Sixty days have now passed since January 8, 2008, when the U.S. Department of the Interior failed to meet its legal deadline to determine whether the polar bear is endangered by global warming, triggering a joint lawsuit over this latest delay from the Center for Biological Diversity, NRDC, and Greenpeace, pursuant to the notice of intent filed in January.
In the intervening months, U.S. Fish and Wildlife director Dale Hall took responsibility for the delay, but two weeks ago he told House appropriators that the decision had been given to Dirk Kempthorne, Secretary of the Interior, for final review.
In addition, Rep. Ed Markey (D-Mass.), chair of the House global warming committee, today introduced legislation to block further activity in the lease sale area. This legislation, which does not yet have a bill number, is a revision of his proposed legislation from January, before the lease sale took place. The amended legislation would now prevent the Secretary of the Interior from authorizing any “related activity (including approving any seismic activity, offering any new lease, or approving any exploration or development plan)” until an ESA determination and critical habitat designation is made.
- FWS Director Dale Hall
- Andrew Wetzler, Natural Resources Defense Council
- Margaret Williams, World Wildlife Fund
- Brendan Kelly, University of Alaska
- Richard Glenn, Alaskan Arctic resident and sea ice geologist
- J. Scott Armstrong, University of Pennsylvania Wharton School
Barrasso Once protection for the polar bear is finalized, agencies will be required by law to avoid jeopardizing the species. And the only way to do so is to reduce emissions.
10:22 Lieberman These species have inherent value. If I may go on a moment I was raised in a tradition, it says in the Bible that Adam and Eve have a responsibility to both work and protect the Garden and all that’s in it. We heard in a hearing nearly a year ago quite a remarkable accumulation of testimony. Mr. Hall identified a warming climate and the melting of sea ice as the primary reason polar bears are threatened as a species. 2/3 of the world’s polar bear population could be lost by the middle of the century. That could be a conservative projection. Some are troubled by the coincidence between the delay and the drilling leases.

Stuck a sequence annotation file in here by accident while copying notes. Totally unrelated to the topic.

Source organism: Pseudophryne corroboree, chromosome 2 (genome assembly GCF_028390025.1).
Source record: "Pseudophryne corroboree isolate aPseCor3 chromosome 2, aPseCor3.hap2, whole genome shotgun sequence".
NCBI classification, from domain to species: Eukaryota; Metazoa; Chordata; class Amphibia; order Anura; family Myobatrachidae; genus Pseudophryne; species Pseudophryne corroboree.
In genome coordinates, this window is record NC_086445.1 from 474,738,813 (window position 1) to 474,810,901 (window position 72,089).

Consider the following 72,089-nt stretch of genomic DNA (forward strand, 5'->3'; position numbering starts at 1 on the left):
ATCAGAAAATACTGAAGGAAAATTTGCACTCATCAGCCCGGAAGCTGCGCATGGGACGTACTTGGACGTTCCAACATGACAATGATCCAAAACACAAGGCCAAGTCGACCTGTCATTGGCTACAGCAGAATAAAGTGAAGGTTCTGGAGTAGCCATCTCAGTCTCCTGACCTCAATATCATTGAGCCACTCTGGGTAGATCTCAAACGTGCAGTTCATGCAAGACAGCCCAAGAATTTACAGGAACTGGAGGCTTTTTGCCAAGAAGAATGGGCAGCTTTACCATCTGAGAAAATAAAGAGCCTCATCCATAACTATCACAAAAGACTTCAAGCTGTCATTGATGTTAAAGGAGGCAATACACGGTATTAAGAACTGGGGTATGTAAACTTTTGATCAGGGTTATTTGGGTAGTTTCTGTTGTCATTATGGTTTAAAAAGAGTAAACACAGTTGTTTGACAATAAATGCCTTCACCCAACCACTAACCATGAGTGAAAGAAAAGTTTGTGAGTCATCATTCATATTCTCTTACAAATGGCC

10:28 Craig I’m just beginning to acquaint myself with this issue. I understand the climate change movement, the emotion involved in all of that, it’s difficult to predict the future. I’ve watched as various organizations have used the ESA as a wedge or a sledgehammer to shape human activities. I’m here to listen. I hope we don’t rush to judgment. History will only say, was it us, or was it Mother Nature? That is still an open question.
10:32 Mr. Hall We reopened and extended the comment period to allow the public to respond to the new USGS research. We expect to present a final decision to Sec. Kempthorne in the very near future. It is important to recognize that the polar bear is protected under several acts and treaties.
10:36 Boxer Did your staff present a recommendation to you?
Hall Yes. I’m working to the proper modes to explain all the questions. It’s not just making the decision, it’s the Congress and public being able to understand. This delay is my responsibility.
Boxer I wouldn’t want that responsibility to be on my shoulders. Look at Mr. Johnson. He hasn’t given one ounce of paperwork to justify his decision. So there’s a precedent. According to Bruce Woods the completed decision from the Alaska field office was sent to HQ December 14th. What was the recommendation?
Hall It would inappropriate for me to discuss internal deliberations.
Boxer You do understand there is a lease sale?
Boxer Am I correct that you have not filed a notice for a delay due to significant scientific uncertainty?
Hall I delayed to get all the information together. The quality of the answer is important. We owe those public comments to be responded to.
Hall The vast majority of the public comments supported the science that would support a listing.
We did not believe that there was ample scientific disagreement to warrant using that clause of the Act.
Boxer Have you been in communication with anyone at the White House about the decision?
Hall No, ma’am. I notified the Secretary and the Secretary notified the President.
Boxer I hope you would reconsider this.
Hall I do not take this lightly. But I am committed to getting a high quality decision out there. I don’t want to overpush our staff.
Boxer Can you do it before February 6?